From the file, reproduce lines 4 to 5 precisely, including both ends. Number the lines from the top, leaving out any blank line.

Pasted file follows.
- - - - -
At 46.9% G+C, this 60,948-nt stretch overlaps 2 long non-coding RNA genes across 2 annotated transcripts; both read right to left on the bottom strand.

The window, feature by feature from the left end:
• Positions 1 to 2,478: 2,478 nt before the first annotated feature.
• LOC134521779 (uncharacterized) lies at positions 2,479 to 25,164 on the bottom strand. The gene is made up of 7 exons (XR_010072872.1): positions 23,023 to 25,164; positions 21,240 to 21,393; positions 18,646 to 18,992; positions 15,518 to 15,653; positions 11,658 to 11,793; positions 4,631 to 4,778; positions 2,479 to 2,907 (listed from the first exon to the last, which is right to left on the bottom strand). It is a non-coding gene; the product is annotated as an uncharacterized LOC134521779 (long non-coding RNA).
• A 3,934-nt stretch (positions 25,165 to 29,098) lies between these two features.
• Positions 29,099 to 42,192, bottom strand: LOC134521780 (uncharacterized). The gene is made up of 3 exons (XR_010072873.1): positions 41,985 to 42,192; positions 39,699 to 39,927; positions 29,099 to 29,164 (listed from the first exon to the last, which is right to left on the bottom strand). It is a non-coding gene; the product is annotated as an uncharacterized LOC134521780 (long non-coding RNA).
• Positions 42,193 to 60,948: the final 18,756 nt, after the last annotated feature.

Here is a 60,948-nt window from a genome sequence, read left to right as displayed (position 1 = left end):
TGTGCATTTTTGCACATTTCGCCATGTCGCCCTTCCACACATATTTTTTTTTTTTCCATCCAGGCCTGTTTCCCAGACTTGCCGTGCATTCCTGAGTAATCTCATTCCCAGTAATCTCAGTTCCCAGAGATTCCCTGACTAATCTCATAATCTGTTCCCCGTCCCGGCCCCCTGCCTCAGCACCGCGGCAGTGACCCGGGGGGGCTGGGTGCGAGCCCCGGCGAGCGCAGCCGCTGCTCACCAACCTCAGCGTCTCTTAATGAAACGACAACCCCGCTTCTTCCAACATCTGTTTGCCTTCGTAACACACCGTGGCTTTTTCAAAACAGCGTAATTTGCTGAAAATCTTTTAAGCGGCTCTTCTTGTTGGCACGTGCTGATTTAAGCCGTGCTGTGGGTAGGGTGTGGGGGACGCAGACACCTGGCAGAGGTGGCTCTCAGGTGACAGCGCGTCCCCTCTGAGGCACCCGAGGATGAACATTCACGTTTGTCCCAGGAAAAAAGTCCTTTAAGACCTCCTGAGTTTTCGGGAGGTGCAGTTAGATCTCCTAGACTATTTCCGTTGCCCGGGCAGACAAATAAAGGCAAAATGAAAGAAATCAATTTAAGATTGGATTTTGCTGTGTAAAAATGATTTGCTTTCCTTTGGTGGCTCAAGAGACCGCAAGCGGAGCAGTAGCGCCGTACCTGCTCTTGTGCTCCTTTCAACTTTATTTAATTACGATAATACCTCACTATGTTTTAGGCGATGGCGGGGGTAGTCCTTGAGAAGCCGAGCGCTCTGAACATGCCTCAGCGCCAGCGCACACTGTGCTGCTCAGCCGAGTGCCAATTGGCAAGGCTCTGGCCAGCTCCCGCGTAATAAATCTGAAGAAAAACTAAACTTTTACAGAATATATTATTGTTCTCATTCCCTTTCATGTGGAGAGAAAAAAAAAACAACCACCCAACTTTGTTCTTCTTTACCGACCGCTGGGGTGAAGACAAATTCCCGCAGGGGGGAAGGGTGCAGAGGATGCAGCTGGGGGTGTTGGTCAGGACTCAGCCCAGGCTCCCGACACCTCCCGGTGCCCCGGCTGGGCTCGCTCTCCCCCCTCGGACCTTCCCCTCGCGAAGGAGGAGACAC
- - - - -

• LOC134521779 (uncharacterized) lies at positions 2,479 to 25,164 on the bottom strand. The gene is made up of 7 exons (XR_010072872.1): positions 23,023 to 25,164; positions 21,240 to 21,393; positions 18,646 to 18,992; positions 15,518 to 15,653; positions 11,658 to 11,793; positions 4,631 to 4,778; positions 2,479 to 2,907 (listed from the first exon to the last, which is right to left on the bottom strand). It is a non-coding gene; the product is annotated as an uncharacterized LOC134521779 (long non-coding RNA).
• A 3,934-nt stretch (positions 25,165 to 29,098) lies between these two features.